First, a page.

The ideal of individual liberty and autonomy requires that society provide relief against coercion. In the law, this requirement is often translated into rules that operate “post-coercion” to undo the legal consequences of acts and promises extracted under duress. This Article argues that these ex-post anti-duress measures, rather than helping the coerced party, might in fact hurt her. When coercion is credible—when a credible threat to inflict an even worse outcome underlies the surrender of the coerced party—ex post relief will only induce the strong party to execute the threatened outcome, to the detriment of the coerced party. Anti-duress relief can be helpful to the coerced party only when the threat that led to her surrender was not credible, or when the making of threats can be deterred in the first place. The credibility methodology developed in this Article, descriptive in nature, is shown to be a prerequisite (or an important complement) to any normative theory of coercion. The Article explores the implications of credible coercion analysis for existing philosophical conceptions of coercion, and applies its lessons in different legal contexts, ranging from contractual duress and unconscionability to plea bargains and bankruptcy.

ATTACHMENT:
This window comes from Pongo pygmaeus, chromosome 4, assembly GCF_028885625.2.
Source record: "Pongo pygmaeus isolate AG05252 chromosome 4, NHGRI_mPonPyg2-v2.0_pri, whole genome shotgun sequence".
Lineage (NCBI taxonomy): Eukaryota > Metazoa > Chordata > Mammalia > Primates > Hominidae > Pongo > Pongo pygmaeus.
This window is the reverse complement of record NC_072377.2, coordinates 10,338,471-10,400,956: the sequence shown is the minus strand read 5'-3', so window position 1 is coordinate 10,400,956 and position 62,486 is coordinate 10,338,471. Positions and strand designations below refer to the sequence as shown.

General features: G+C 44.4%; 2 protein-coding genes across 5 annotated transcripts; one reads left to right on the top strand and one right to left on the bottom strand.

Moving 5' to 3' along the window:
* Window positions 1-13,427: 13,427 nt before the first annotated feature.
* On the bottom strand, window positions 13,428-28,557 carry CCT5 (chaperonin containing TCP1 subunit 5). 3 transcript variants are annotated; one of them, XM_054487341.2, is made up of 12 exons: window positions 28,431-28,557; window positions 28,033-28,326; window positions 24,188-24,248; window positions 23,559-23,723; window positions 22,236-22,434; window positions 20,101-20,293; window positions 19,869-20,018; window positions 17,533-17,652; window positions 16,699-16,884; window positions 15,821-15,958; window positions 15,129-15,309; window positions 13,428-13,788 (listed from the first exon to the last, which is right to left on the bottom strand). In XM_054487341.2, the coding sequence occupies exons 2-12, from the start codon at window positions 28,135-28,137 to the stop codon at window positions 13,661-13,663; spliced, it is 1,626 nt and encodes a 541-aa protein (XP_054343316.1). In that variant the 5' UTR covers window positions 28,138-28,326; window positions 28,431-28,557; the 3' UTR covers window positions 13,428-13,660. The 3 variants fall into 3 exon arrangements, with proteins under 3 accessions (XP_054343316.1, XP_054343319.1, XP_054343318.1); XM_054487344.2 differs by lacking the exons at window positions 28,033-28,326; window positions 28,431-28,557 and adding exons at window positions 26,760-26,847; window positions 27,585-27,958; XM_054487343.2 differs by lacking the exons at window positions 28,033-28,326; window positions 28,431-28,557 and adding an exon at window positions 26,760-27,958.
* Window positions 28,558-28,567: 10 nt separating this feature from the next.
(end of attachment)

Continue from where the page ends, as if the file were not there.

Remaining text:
Bankruptcy Law | Contracts | Economics | Law and Economics
Date of this Version
Oren Bar-Gill and Omri Ben-Shahar, "Credible Coercion" (March 2004). University of Michigan Program in Law and Economics Archive: 2003-2009. Working Paper 5.